One benefit of presenting information in a video rather than in text is that a video can
include interviews with experts.
show close-ups of images.
bring concepts to life.
The first person to map the Milky Way Galaxy using radio waves was
Sir Isaac Newton.
What information could a video of an exploding star provide that a text could not?
The video could tell what happens after an explosion.
The video could tell how exploding stars affect space.
The video could show what the star looks like in motion.
Ricardo read this excerpt from A Black Hole Is NOT a Hole by Carolyn Cinami DeCristofano.
Discoveries of black holes exploded in the late 1900s and early 2000s. What scientists found reads like a cast of characters for a mixed-up fairy tale. First they discovered the small ("Baby Bear") black holes, then the giant "Papas." But where were the medium "Mama Bear" black holes? It just didn't make sense that there would be smalls and larges but no mediums. Astronomers began the search, and found them. There's just one size that still hasn't been found, even though it has been predicted. The tiniest of all, the "Tom Thumbs" of the black-hole world, have yet to be discovered—if they even exist.
After reading the excerpt, Ricardo made a text-to-text connection. Which example is a text-to-text connection?
Ricardo had watched a video about big discoveries in space, so he had some background information on the subject of the excerpt.
While reading the excerpt, Ricardo remembered playing a game when he was a child that had a “Papa Bear,” “Mama Bear,” and “Baby Bear.”
While reading the excerpt, Ricardo remembered hearing about black holes in school, and it made him interested to learn more.
Before watching a video about black holes, it is important to
think about how the video’s director captured images of black holes.
predict what scientists might discover about black holes in the future.
write an essay that connects the video to a text about black holes.
In the 1930s, Grote Reber became known for
solving a problem with transatlantic telephone service.
discovering the location of the first known black hole.
inventing a telescope that could detect radio signals.
Read this excerpt from A Black Hole Is NOT a Hole by Carolyn Cinami DeCristofano.
Reber had just one little problem. To explore the radio energy, he needed a radio telescope—a telescope that could detect invisible radio energy—but there was no such thing at the time. So he invented one. He built it in his backyard in Wheaton, Illinois. Late into the night, Reber probed the sky with his new telescope, using it to locate the source of the mysterious radio energy.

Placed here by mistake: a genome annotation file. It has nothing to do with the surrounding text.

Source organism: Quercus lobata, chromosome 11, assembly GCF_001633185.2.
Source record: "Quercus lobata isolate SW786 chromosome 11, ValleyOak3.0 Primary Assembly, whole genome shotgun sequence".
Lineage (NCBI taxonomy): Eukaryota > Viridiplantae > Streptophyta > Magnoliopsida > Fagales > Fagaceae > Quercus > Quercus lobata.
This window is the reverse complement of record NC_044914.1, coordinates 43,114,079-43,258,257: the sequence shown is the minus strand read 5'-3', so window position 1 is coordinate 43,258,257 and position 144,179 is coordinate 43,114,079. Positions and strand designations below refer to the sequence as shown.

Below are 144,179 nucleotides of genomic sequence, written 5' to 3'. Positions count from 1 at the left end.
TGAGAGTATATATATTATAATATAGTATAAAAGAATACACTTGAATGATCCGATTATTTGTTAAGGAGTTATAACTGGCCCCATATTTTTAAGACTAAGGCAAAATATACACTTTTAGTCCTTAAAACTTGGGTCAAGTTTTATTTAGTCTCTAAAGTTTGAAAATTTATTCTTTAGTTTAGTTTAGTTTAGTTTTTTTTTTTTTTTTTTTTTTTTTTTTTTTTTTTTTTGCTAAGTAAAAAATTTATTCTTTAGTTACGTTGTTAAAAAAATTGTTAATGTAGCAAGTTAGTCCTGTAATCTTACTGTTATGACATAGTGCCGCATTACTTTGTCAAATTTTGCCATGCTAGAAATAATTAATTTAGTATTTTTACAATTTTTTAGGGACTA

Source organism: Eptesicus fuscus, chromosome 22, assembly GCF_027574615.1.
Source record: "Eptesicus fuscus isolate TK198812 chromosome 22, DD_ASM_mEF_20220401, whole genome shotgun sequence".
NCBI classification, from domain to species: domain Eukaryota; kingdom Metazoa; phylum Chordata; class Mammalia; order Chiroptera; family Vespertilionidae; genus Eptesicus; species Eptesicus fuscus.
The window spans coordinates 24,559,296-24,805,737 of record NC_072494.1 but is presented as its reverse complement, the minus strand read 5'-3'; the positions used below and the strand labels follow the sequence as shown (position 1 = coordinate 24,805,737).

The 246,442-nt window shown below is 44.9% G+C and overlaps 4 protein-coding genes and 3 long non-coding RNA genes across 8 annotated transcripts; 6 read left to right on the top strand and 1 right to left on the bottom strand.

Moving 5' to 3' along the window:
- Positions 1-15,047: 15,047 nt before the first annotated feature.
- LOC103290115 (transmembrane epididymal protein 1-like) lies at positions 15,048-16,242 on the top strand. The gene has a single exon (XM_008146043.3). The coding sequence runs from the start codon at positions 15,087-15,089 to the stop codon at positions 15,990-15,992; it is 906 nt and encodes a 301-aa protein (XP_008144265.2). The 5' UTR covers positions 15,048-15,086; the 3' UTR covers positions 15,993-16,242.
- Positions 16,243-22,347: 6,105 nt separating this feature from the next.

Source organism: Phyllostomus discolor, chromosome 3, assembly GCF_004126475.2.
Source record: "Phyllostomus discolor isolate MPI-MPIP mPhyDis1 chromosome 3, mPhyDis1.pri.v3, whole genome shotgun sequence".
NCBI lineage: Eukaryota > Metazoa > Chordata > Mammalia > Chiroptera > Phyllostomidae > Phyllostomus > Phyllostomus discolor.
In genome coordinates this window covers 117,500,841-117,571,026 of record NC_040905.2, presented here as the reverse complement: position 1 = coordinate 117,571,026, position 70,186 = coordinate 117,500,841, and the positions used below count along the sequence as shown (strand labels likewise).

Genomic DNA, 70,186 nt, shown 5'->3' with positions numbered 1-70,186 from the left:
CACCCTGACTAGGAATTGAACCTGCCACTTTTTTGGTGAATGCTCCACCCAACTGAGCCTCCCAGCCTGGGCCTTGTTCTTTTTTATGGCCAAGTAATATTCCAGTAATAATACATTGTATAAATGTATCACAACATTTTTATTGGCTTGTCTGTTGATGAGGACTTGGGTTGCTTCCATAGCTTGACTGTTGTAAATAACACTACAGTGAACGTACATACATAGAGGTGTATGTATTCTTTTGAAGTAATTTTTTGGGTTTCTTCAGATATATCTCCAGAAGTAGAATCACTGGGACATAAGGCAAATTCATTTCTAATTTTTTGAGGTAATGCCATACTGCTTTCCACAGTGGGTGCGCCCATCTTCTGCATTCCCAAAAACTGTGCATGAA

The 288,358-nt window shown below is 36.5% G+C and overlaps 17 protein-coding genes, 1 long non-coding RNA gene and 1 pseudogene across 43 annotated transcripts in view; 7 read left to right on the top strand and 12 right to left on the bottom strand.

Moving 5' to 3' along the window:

Reber mapped these signals from the sky and shared his findings. Astronomers followed up with new investigations and soon began reporting more signals. Over time, with better radio telescopes, they found that some radio sources appeared as paired patches, one on either side of a tiny dot. They called these sources "radio galaxies." They also discovered other, more starlike sources—intense dots of radio energy without patches. How strange. What could these quasars (short for "quasi-stellar radio sources") be? Were they related to the radio galaxies?
According to the excerpt, how did astronomers use Reber’s findings to add to the knowledge of black holes?
Astronomers used Reber’s radio telescope and renamed his discoveries “radio galaxies” and “quasars.”
Astronomers improved on Reber’s radio telescope and made new discoveries to prove his findings were wrong.
Astronomers used Reber’s maps of the signals from the space to locate radio galaxies.
Which pair of sentences best describes a scientific discovery in A Black Hole Is NOT a Hole by Carolyn Cinami DeCristofano?
First, scientists went searching for black holes in the universe. Next, the same scientists discovered a supermassive black hole.
First, scientists studied radio waves coming from space. Next, other scientists used their discoveries to identify black holes.
First, scientists studied radio waves coming from space. Next, the same scientists discovered black holes.
The discovery of supermassive black holes began with the discovery of
the Milky Way.
radio energy from space.
the Big Dipper.
Why were astronomers interested in studying radio waves in the 1980s and 1990s?
The radio waves were coming from the center of the Milky Way.
The radio waves were causing static on the transatlantic telephone service.
The radio waves were visible and could be seen in the sky above Earth.
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